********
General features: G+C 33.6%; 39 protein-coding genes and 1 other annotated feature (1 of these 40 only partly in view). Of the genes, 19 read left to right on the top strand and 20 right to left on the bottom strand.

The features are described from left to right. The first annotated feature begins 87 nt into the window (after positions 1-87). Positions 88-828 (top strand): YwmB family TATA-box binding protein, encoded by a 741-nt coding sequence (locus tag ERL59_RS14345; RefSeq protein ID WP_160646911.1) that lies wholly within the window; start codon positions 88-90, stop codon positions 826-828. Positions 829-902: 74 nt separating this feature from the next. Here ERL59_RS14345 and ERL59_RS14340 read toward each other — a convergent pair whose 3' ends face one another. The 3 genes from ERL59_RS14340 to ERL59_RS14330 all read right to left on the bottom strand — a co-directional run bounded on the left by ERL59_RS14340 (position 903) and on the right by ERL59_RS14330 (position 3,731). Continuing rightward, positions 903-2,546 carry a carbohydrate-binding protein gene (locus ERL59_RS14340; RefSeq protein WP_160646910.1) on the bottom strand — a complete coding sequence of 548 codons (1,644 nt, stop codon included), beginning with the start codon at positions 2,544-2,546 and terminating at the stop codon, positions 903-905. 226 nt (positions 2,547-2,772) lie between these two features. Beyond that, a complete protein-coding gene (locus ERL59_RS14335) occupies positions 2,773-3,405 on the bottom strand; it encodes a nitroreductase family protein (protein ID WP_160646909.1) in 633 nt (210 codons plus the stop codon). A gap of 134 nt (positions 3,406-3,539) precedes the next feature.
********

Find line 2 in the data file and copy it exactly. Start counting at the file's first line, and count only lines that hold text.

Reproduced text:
The features are described from left to right. The first annotated feature begins 87 nt into the window (after positions 1-87). Positions 88-828 (top strand): YwmB family TATA-box binding protein, encoded by a 741-nt coding sequence (locus tag ERL59_RS14345; RefSeq protein ID WP_160646911.1) that lies wholly within the window; start codon positions 88-90, stop codon positions 826-828. Positions 829-902: 74 nt separating this feature from the next. Here ERL59_RS14345 and ERL59_RS14340 read toward each other — a convergent pair whose 3' ends face one another. The 3 genes from ERL59_RS14340 to ERL59_RS14330 all read right to left on the bottom strand — a co-directional run bounded on the left by ERL59_RS14340 (position 903) and on the right by ERL59_RS14330 (position 3,731). Continuing rightward, positions 903-2,546 carry a carbohydrate-binding protein gene (locus ERL59_RS14340; RefSeq protein WP_160646910.1) on the bottom strand — a complete coding sequence of 548 codons (1,644 nt, stop codon included), beginning with the start codon at positions 2,544-2,546 and terminating at the stop codon, positions 903-905. 226 nt (positions 2,547-2,772) lie between these two features. Beyond that, a complete protein-coding gene (locus ERL59_RS14335) occupies positions 2,773-3,405 on the bottom strand; it encodes a nitroreductase family protein (protein ID WP_160646909.1) in 633 nt (210 codons plus the stop codon). A gap of 134 nt (positions 3,406-3,539) precedes the next feature.